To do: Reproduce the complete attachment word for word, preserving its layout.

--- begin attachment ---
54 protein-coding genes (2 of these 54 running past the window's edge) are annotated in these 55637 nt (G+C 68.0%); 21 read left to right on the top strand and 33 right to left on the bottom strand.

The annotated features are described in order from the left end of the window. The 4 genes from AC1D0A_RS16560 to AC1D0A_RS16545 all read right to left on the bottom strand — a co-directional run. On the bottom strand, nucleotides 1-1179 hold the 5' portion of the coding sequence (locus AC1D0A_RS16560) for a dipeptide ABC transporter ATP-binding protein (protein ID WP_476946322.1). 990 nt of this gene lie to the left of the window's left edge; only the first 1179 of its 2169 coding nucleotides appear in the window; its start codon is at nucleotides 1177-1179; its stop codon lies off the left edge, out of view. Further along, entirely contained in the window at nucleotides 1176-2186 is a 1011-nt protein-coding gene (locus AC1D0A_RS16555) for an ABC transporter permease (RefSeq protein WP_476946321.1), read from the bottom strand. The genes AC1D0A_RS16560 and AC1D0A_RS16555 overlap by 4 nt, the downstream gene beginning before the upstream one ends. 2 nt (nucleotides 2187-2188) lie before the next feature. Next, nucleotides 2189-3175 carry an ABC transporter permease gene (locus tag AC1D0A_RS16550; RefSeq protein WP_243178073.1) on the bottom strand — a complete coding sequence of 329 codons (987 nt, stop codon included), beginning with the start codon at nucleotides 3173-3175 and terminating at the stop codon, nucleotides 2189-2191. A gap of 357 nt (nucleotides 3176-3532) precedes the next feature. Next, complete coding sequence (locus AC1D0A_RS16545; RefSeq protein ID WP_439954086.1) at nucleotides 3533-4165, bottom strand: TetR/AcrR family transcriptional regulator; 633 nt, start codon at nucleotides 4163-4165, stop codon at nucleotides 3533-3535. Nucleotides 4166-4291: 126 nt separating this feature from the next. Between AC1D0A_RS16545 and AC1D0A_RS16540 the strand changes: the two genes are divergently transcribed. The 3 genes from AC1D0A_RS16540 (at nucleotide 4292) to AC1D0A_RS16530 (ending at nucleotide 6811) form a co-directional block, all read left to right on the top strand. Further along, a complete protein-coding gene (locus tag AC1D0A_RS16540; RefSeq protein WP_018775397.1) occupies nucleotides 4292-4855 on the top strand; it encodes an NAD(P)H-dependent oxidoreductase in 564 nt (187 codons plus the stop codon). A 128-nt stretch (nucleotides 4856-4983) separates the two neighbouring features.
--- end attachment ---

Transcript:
54 protein-coding genes (2 of these 54 running past the window's edge) are annotated in these 55637 nt (G+C 68.0%); 21 read left to right on the top strand and 33 right to left on the bottom strand.

The annotated features are described in order from the left end of the window. The 4 genes from AC1D0A_RS16560 to AC1D0A_RS16545 all read right to left on the bottom strand — a co-directional run. On the bottom strand, nucleotides 1-1179 hold the 5' portion of the coding sequence (locus AC1D0A_RS16560) for a dipeptide ABC transporter ATP-binding protein (protein ID WP_476946322.1). 990 nt of this gene lie to the left of the window's left edge; only the first 1179 of its 2169 coding nucleotides appear in the window; its start codon is at nucleotides 1177-1179; its stop codon lies off the left edge, out of view. Further along, entirely contained in the window at nucleotides 1176-2186 is a 1011-nt protein-coding gene (locus AC1D0A_RS16555) for an ABC transporter permease (RefSeq protein WP_476946321.1), read from the bottom strand. The genes AC1D0A_RS16560 and AC1D0A_RS16555 overlap by 4 nt, the downstream gene beginning before the upstream one ends. 2 nt (nucleotides 2187-2188) lie before the next feature. Next, nucleotides 2189-3175 carry an ABC transporter permease gene (locus tag AC1D0A_RS16550; RefSeq protein WP_243178073.1) on the bottom strand — a complete coding sequence of 329 codons (987 nt, stop codon included), beginning with the start codon at nucleotides 3173-3175 and terminating at the stop codon, nucleotides 2189-2191. A gap of 357 nt (nucleotides 3176-3532) precedes the next feature. Next, complete coding sequence (locus AC1D0A_RS16545; RefSeq protein ID WP_439954086.1) at nucleotides 3533-4165, bottom strand: TetR/AcrR family transcriptional regulator; 633 nt, start codon at nucleotides 4163-4165, stop codon at nucleotides 3533-3535. Nucleotides 4166-4291: 126 nt separating this feature from the next. Between AC1D0A_RS16545 and AC1D0A_RS16540 the strand changes: the two genes are divergently transcribed. The 3 genes from AC1D0A_RS16540 (at nucleotide 4292) to AC1D0A_RS16530 (ending at nucleotide 6811) form a co-directional block, all read left to right on the top strand. Further along, a complete protein-coding gene (locus tag AC1D0A_RS16540; RefSeq protein WP_018775397.1) occupies nucleotides 4292-4855 on the top strand; it encodes an NAD(P)H-dependent oxidoreductase in 564 nt (187 codons plus the stop codon). A 128-nt stretch (nucleotides 4856-4983) separates the two neighbouring features.